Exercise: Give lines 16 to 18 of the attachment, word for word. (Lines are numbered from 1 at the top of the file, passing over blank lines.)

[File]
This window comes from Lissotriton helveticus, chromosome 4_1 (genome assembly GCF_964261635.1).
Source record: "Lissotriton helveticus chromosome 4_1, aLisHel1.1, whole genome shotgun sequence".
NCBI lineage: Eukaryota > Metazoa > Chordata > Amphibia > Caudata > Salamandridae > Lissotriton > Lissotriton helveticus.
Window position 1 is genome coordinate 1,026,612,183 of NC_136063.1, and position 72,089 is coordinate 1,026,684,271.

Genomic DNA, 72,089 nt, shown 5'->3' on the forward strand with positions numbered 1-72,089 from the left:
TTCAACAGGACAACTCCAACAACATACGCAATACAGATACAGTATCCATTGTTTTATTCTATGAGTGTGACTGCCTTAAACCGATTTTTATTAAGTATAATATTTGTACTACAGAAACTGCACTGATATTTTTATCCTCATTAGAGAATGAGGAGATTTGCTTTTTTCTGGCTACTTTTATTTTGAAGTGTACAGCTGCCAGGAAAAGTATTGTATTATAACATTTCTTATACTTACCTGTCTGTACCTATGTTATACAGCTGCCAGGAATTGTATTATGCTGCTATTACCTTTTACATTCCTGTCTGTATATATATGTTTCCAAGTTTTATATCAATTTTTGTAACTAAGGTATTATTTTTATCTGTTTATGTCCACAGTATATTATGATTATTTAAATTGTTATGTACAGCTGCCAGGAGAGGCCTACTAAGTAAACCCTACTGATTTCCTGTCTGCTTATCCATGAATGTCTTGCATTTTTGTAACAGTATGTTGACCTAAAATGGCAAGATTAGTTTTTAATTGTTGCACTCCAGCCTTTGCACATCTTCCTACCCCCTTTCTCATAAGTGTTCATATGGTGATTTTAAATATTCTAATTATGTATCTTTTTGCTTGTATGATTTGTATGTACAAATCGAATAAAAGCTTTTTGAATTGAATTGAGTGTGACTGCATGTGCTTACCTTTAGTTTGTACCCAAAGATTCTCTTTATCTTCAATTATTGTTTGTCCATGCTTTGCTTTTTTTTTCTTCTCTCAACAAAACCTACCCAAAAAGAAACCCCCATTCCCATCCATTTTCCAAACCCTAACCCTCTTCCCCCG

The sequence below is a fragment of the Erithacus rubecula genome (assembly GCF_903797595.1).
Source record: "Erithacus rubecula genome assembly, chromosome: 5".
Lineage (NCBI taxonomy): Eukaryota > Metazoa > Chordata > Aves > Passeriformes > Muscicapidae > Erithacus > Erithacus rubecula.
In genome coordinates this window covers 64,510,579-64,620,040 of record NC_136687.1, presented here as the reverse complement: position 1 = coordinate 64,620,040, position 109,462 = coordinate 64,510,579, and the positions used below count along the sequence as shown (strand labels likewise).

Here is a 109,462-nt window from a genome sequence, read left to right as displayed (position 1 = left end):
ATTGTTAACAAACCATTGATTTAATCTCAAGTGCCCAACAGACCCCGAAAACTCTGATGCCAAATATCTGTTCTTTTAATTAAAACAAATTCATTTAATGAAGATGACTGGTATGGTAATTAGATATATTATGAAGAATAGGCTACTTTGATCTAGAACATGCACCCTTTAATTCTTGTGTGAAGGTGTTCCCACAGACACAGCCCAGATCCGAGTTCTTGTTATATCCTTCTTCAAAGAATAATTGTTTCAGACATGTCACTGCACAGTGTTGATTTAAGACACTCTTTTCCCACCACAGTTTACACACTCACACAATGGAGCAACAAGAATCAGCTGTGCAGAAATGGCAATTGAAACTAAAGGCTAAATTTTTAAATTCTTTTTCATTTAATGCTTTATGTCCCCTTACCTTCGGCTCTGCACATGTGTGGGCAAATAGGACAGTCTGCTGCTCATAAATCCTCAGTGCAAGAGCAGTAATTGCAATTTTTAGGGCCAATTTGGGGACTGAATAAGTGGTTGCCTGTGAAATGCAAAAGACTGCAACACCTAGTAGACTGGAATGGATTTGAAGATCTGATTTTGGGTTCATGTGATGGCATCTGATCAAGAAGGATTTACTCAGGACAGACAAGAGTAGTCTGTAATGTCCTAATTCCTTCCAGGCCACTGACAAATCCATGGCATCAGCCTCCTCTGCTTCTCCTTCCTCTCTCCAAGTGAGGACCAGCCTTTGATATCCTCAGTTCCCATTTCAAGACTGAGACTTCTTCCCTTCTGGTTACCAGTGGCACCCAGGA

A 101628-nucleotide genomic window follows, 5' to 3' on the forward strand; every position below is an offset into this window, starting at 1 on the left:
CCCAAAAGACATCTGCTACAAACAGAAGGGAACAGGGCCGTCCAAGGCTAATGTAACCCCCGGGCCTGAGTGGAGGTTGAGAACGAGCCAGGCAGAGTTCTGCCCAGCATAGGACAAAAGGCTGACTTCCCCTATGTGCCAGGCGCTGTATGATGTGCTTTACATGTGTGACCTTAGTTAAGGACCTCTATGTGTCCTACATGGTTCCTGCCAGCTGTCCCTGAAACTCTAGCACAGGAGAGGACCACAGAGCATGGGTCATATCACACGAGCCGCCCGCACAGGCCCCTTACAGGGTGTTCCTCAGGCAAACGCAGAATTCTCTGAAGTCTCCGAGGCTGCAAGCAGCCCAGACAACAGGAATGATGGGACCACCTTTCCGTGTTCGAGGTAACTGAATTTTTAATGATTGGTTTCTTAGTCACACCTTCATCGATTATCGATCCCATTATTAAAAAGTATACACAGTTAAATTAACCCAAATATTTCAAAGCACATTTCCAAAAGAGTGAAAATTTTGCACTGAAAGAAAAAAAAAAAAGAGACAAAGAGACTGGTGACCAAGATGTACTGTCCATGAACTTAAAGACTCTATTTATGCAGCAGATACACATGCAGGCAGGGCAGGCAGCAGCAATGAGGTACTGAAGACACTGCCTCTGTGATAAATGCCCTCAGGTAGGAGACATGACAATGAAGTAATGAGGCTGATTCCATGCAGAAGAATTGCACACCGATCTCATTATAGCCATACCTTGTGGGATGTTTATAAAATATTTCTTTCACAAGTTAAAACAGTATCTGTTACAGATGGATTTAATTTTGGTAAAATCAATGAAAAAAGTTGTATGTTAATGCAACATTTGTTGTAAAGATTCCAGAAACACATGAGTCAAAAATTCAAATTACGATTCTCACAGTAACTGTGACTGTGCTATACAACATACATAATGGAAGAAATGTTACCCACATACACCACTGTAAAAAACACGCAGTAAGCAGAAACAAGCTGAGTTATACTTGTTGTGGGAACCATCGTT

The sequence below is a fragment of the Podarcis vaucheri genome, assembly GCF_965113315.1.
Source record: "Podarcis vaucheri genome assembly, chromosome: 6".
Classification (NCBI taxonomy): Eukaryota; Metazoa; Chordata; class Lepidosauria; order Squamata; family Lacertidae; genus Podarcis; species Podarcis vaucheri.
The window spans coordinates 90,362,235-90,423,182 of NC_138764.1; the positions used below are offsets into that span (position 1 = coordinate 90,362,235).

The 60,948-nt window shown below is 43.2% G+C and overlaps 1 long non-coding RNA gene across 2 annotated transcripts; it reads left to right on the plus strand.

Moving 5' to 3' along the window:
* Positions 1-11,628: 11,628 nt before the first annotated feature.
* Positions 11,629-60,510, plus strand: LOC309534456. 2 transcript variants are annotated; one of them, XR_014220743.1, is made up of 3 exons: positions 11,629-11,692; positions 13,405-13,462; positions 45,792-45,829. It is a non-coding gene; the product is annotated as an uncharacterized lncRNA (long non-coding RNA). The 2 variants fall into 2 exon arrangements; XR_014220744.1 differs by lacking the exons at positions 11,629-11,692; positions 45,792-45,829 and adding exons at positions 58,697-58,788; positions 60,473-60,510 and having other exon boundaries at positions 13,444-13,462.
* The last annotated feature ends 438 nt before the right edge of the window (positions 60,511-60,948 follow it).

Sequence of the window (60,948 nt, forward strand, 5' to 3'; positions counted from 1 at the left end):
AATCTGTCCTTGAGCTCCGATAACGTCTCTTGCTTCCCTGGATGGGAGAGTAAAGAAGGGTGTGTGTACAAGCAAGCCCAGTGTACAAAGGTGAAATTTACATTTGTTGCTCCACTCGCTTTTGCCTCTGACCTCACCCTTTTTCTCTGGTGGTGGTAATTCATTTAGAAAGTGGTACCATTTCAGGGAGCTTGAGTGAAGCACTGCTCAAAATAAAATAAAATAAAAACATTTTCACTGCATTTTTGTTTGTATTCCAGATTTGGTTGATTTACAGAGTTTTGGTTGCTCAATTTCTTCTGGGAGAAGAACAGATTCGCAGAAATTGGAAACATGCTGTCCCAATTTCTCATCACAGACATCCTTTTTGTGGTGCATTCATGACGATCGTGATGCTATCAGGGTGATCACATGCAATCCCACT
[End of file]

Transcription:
Source record: "Podarcis vaucheri genome assembly, chromosome: 6".
Classification (NCBI taxonomy): Eukaryota; Metazoa; Chordata; class Lepidosauria; order Squamata; family Lacertidae; genus Podarcis; species Podarcis vaucheri.
The window spans coordinates 90,362,235-90,423,182 of NC_138764.1; the positions used below are offsets into that span (position 1 = coordinate 90,362,235).